Flint’s disaster was also entirely predictable, except that the people who were put in charge of making the fateful decision to change the water source received no scientific input — no public health risk-benefit analysis — to advise them. Nor did they seek out a rapid scientific response when residents, doctors, and other scientists questioned that decision. In fact, Sturgeon says, the political noise machine of know-nothings went into overdrive to deny the science:

Dr. Hanna-Attisha released her data on Sept. 24 [2015], but officials refused to accept the findings. They called her work “unfortunate” and said it fueled public discontentment in a time of “near hysteria.”


In the end, and as usual, science won the day:

Despite a “constant nauseous feeling” and minimal sleep, Dr. Hanna-Attisha stood her ground. Her team had checked and double-checked the data, run p-values over and over again. They knew they were right.

Dr. Hanna-Attisha asked Eden Wells, M.D., the state’s chief medical executive, to take a closer look. The two doctors, who had worked together on immunization promotion earlier in the year, compared Dr. Hanna-Attisha’s results with the testing performed by state epidemiologists. They noticed the state’s sample included children who would not normally drink Flint water.

After reanalyzing their data, state epidemiologists confirmed Dr. Hanna-Attisha’s findings: The water supply was contaminated with lead. Finally, the children of Flint had been heard.

“Kids cannot speak up and say, ‘Hey, pass stricter immunization regulations, or I want to be rear-facing (in a car seat) until the age of 2 or I want to wear my helmet,’” said Dr. Hanna-Attisha. “We have to be their voices.”


The children of Flint, Michigan drank and bathed in polluted Flint River water for a year-and-a-half before the people in charge of the public’s health — people who were appointed, not voted for, and should have known better — recognized this predictable and preventable disaster. Trucking in bottled water, or reestablishing Flint’s water supply to Lake Huron, isn’t going to instantly help the children who have been exposed:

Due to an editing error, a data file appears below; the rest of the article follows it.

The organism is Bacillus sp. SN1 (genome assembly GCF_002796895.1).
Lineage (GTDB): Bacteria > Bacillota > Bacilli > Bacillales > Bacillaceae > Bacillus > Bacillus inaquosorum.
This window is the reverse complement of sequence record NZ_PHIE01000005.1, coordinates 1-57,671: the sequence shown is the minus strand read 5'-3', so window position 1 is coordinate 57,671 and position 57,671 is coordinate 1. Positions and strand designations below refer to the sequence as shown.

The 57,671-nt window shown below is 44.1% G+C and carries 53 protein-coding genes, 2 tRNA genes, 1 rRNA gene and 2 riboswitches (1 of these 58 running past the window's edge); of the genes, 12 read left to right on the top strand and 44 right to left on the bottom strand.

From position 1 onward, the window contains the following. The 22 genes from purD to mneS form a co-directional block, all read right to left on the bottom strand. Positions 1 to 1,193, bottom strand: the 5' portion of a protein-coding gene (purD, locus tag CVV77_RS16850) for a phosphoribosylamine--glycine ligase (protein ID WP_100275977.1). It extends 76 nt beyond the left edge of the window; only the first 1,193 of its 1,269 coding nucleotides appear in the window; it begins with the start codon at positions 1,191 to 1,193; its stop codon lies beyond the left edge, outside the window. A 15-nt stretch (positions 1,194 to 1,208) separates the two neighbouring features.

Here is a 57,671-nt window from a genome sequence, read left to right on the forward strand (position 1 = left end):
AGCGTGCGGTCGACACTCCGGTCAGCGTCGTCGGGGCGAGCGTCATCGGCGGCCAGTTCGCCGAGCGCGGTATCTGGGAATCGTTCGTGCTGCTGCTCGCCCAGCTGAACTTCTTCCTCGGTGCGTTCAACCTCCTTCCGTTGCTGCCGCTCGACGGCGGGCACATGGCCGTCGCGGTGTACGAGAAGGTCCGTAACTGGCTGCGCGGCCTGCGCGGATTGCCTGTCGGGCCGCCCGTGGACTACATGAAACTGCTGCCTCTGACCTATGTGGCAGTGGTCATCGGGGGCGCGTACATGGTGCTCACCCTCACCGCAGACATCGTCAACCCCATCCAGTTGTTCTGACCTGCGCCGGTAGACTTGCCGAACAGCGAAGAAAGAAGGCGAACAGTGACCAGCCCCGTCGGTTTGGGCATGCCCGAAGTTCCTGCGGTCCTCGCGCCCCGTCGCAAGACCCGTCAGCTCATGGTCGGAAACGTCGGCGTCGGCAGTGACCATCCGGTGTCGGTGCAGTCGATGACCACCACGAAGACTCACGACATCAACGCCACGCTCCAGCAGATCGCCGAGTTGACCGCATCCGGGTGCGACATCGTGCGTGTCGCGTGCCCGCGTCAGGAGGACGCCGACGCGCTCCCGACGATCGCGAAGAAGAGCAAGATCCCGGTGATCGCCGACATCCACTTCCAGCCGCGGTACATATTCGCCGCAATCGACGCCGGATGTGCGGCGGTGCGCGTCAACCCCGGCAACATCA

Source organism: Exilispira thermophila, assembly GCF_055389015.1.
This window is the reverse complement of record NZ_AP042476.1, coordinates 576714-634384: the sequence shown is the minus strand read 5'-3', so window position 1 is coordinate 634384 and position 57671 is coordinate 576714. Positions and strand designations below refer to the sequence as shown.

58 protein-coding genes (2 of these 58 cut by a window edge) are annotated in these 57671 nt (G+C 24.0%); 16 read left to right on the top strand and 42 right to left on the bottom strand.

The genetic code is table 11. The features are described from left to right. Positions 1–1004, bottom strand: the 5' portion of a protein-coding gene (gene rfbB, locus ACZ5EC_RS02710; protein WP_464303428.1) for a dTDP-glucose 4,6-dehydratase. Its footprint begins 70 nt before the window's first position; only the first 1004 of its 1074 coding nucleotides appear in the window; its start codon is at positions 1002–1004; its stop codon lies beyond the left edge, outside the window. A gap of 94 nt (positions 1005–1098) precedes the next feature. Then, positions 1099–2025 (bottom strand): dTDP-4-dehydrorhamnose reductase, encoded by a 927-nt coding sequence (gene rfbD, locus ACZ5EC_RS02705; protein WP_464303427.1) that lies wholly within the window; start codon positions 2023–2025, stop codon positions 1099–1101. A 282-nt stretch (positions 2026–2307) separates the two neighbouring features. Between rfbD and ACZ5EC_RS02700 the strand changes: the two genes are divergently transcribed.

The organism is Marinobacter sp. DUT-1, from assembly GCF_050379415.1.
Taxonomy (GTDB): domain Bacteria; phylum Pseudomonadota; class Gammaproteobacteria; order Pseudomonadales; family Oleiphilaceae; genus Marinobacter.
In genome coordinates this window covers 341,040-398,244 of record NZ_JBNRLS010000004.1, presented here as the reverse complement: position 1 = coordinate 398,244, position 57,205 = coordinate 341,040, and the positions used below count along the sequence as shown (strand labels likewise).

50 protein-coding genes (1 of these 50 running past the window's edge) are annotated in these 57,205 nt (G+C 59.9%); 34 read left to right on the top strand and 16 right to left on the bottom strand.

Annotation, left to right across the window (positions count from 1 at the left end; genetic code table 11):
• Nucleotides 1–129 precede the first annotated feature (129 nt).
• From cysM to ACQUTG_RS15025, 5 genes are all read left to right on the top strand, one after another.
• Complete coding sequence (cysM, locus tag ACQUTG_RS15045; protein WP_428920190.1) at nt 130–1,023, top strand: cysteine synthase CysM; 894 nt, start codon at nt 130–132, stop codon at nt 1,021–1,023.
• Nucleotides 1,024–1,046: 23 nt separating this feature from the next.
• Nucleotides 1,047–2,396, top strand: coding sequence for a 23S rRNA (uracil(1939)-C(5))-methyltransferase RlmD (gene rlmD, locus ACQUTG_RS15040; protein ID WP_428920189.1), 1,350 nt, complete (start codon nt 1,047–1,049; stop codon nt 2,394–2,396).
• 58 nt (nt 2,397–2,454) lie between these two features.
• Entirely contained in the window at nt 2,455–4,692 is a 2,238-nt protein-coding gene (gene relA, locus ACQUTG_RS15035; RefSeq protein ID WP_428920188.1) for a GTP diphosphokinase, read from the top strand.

“Now we have an entire cohort of children… that have been exposed to lead,” said Dr. Hanna-Attisha. “And this is a population that is already battling every single toxic stress indicator that you can think of…

“Kids with lead poisoning are asymptomatic… We’re not going to see the impact until in five years when the kid needs special education, or in 10 years when they have ADHD or in 15 years when they’re in the criminal justice system.”


As the news cycle peels away from this debacle and onto the next disaster, we all should learn a few things and keep them in mind for the future:

  1. Emissions of smoke and chemicals don’t magically disappear. Air pollution goes up, gets diluted by cleaner air, but doesn’t disappear; water pollution doesn’t just wash away. Eventually, toxic particles will either enter our lungs in the air we breathe, fall into the soil we grow our food in, or settle into our streams, rivers, and lakes where we get our drinking water. Some people will adapt; others will get sick.
  2. Politicians: listen to scientists! They are smarter than you, are generally not beholden to special interests, and know what they are talking about. Environmental crises and their public health consequences, like lead in Flint’s drinking water, are all predictable by science and, therefore, preventable.
  3. Good health for all children is in everyone’s best interest.


One more thing: When it comes to their children, listen to mothers when they say something is wrong! They know.

They always know!